Also, I would create a “run page” by cut-&-pasting all the special rules for actions on the Abductor (no matter where they are in the printed adventure), and also a 30-checkbox row, so that you can check off each minute as it occurs. The adventure has a lot of rules about the ship (opening doors, getting injured by shrapnel, etc.) and having them all on one page with a count down timer checklist was very helpful.
The rules said that for each player above four, the referee should shorten the rescue time by five minutes. I did not do this. It would have resulted in the adventurers only having 15 minutes for the rescue, and that did not seem like an adventure to me; it seemed like an appetizer. So I ignored that part, but that was not a good solution either, because the adventurers were too successful. If I had it to do over, instead of subtracting 5 minutes per extra character, I would have either added d6 humans to be saved, or added one extra (delaying) encounter with an alien (or both), per extra character.
Note: when I say “minutes” below, I’m talking about time in the game. The whole rescue took less than 30 minutes. The game took about 5½ hours. In the post-game survey, every player thought the length was good: not too long or too short.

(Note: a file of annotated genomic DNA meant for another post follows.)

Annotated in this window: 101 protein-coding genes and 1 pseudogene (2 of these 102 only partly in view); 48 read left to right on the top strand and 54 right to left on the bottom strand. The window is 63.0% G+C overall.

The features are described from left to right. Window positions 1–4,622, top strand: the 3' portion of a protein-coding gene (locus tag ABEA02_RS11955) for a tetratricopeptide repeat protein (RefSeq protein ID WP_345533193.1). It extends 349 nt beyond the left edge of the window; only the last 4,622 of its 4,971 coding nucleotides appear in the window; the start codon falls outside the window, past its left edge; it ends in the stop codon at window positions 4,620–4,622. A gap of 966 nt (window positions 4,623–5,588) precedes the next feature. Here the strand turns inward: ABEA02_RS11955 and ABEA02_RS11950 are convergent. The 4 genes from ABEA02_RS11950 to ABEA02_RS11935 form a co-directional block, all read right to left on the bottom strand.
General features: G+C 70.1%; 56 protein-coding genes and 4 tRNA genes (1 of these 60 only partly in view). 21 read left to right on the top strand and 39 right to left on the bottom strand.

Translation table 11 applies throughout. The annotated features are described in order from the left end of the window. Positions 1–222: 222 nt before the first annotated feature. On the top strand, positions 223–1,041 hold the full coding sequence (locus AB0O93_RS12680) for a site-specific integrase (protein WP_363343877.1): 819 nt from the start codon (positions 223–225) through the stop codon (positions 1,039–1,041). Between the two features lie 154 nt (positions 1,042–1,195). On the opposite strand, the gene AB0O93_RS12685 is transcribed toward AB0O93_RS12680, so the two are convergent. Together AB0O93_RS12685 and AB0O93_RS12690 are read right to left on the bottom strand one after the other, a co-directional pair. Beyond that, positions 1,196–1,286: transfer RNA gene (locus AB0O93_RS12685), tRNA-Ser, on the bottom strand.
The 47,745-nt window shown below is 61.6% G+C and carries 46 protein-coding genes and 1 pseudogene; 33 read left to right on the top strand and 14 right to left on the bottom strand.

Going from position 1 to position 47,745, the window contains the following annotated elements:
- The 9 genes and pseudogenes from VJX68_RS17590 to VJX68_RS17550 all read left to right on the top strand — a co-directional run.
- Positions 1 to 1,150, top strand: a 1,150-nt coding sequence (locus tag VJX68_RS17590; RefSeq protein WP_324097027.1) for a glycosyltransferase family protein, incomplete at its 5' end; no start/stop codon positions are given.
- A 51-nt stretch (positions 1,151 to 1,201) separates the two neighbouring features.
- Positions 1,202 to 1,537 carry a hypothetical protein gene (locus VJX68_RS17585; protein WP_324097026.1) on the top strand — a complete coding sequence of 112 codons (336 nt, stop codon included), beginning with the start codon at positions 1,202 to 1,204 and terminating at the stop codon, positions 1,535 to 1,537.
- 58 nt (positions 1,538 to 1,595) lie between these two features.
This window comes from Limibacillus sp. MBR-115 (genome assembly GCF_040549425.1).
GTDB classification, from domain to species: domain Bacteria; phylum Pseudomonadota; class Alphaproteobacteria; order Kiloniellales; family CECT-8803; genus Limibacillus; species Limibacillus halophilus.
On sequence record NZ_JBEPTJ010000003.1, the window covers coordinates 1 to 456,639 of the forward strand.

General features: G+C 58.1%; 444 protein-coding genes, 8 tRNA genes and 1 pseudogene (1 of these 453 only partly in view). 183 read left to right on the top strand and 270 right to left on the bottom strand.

As you read what happened, remember that the characters were not from the Tsao Sector (in my Universe), so they did not have the baggage of history. They were a little suspicious of the Reticulans, but had not just fought a war with them. They knew the Zhuzzh were not trustworthy, but had not encountered them before, in person.
When the adventure started (with the Signal 99), the slightly sleazy political liaison started to lay a foundation of “too dangerous to rescue”, but the other characters, made sure the Rusty Buckett dived into the rescue.
For the first few minutes I was afraid the pilot would stay in his bridge chair, to be ready to get out of there at the first sign of trouble. That would have been very in-character for many pilots. I was afraid that character would do nothing else, and the player would be bored. However, when the humans were found, the character decided he would help, although he would not leave his own ship, and he was active in the rescue.
Also for the first few minutes, the characters (and the players) thought this was going to be a normal (i.e., successful) rescue, and they’d get to salvage the ship, too! Their ace repair engineer, in his custom vacc suit, arrogantly went directly to the Abductor’s engineering room to stop the explosion, or (if that failed) eject the engine. When all those rolls failed (and the players saw how good some of them had been), suddenly the rescue took on a new meaning. The characters (and the players) realized that this was not going to have a simple, happy ending. Success was not preordained. At that moment, as a referee, I felt the tone change.